10.3. Creating Functions

While using the functions built into JavaScript is useful, the most powerful aspect of functions is the ability of programmers to create their own.

There are several ways to define functions in JavaScript. We will introduce one technique in this chapter and a second technique in the next.

10.3.1. Function Syntax

To create a function, use the following syntax:

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function myFunction(parameter1, parameter2,..., parameterN) {

   // function body

}

Here, function is a keyword that instructs JavaScript to create a new function using the definition that follows. Since function is a keyword, it may not be used elsewhere, for example as the name of a variable.

Following function is the function name, which is myFunction in the generic example above. The function name is determined by you, the programmer, and should therefore follow best practices. In particular, function names should use camel case and have descriptive names. We will have more to say about naming functions near the end of this chapter.

Following the function name, we define parameters within the parentheses. Think of parameters as variables that can be used only within the function itself. The number and names of the parameters are determined by the programmer, based on what they want the function to do. A function may be defined with several parameters, or no parameters at all.

Note

Many programming languages require you to state which data type each parameter should be (for example, string or number). In such languages, if you try to call a function with a parameter of incorrect type, an error results.

JavaScript does not allow you to specify the types of parameters, though the JavaScript extension TypeScript does. We will learn a bit of TypeScript later on.

After the parameters and closing parenthesis, within currly brackets, { }, is the function body. This is where the actions that the function should carry out are defined. The function body can consist of any amount of code.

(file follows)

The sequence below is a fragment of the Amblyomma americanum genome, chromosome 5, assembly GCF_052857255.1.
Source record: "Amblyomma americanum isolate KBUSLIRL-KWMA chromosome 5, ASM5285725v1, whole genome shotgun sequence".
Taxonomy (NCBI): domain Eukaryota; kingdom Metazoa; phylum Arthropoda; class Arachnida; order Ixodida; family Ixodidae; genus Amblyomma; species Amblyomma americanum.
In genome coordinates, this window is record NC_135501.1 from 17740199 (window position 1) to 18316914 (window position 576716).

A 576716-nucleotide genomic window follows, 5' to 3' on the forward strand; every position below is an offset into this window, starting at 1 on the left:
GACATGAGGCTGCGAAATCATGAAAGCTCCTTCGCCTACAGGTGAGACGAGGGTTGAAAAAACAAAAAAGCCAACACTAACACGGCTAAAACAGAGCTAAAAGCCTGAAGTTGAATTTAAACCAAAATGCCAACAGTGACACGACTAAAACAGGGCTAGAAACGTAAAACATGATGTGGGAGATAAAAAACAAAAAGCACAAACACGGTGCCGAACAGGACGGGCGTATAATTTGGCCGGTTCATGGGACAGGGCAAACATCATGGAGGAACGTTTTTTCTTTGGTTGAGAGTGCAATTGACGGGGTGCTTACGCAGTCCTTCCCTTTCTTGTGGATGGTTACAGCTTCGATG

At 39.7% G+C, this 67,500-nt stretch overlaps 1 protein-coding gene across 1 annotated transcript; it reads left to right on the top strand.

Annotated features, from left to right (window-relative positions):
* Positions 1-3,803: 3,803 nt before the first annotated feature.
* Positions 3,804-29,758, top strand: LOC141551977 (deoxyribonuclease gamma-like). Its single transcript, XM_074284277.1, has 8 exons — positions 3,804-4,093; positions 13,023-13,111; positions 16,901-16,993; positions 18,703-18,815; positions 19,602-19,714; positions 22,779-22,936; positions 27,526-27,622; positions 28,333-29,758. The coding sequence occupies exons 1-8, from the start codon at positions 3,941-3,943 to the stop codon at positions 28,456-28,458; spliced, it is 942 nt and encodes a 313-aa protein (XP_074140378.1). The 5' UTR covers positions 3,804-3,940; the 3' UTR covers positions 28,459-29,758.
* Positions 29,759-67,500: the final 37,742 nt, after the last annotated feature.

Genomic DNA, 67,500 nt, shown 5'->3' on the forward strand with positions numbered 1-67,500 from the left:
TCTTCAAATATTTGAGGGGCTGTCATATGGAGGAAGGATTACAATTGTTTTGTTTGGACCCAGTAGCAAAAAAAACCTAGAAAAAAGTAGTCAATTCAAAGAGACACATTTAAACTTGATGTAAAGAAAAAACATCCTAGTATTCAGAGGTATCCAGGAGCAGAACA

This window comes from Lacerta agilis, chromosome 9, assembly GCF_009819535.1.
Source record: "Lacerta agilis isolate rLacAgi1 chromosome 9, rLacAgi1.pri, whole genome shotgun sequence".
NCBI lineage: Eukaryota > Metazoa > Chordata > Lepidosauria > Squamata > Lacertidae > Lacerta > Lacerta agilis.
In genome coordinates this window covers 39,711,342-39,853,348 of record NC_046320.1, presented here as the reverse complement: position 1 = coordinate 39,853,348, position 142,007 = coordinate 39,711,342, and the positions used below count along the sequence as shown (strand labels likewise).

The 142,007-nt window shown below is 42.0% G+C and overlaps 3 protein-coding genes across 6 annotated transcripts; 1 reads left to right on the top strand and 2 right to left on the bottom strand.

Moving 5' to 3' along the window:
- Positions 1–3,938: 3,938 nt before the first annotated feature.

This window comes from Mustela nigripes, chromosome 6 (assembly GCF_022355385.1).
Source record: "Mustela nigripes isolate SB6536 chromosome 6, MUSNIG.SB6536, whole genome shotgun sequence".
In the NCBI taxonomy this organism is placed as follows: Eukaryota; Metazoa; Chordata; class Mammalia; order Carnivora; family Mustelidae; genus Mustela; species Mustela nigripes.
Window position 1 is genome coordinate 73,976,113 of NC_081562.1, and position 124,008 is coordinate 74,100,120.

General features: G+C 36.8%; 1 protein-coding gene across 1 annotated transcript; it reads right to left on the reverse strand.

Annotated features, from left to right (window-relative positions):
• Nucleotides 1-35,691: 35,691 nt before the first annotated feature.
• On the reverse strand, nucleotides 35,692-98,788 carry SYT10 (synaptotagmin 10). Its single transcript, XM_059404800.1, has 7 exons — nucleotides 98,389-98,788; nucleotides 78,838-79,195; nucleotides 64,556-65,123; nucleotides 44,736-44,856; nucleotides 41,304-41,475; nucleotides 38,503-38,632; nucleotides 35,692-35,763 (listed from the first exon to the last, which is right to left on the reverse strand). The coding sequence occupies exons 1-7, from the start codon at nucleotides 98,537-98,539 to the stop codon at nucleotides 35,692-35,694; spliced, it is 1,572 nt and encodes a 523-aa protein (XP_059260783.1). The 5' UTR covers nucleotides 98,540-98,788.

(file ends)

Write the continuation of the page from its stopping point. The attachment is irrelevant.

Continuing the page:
10.3.1.1. An Example

Let's see function syntax in action. We first consider a program that prints an array of names.

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let names = ["Lena", "James", "Julio"];

for (let i = 0; i < names.length; i++) {
   console.log(names[i]);
}

Following this pattern, we can create a function that prints any array of names.

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function printNames(names) {
   for (let i = 0; i < names.length; i++) {
      console.log(names[i]);
   }
}

Breaking down the components of a function using our new terminology gives us:

  • Function name: printNames
  • Parameter(s): names
  • Body:
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for (let i = 0; i < names.length; i++) {
   console.log(names[i]);
}

Notice that there is nothing about this function that forces names to actually contain names, or even strings. The function will work the same for any array it is given. Therefore, a better name for this function would be printArray.

Our function can be used the same way as each of the built-in functions, such as console.log, by calling it. Remember that calling a function triggers its actions to be carried out.

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function printArray(names) {
   for (let i = 0; i < names.length; i++) {
      console.log(names[i]);
   }
}

printArray(["Lena", "James", "Julio"]);
console.log("---");
printArray(["orange", "apple", "pear"]);

Console Output

Lena
James
Julio
---
orange
apple
pear

This example illustrates how functions allow us to make our code abstract. Abstraction is the process of taking something specific and making it more general. In this example, a loop that prints the contents of a specific array variable (something specific) is transformed into a function that prints the contents of any array (something general).

10.3.2. Defining and Calling

When we define a function, we are making it available for later use. The function does not execute when it is defined; it must be called in order to execute. This is not only a common point of confusion for new programmers, but can also be the source of logic errors in programs.

Let's see how this works explicitly.

Try It!

What happens if we define a function without calling it?

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function sayHello() {
   console.log("Hello, World!");
}

Question

What is printed when this program runs?

In order for a function to run, it must be explicitly called.

Example

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function sayHello() {
   console.log("Hello, World!");
}

sayHello();

Console Output

Hello, World!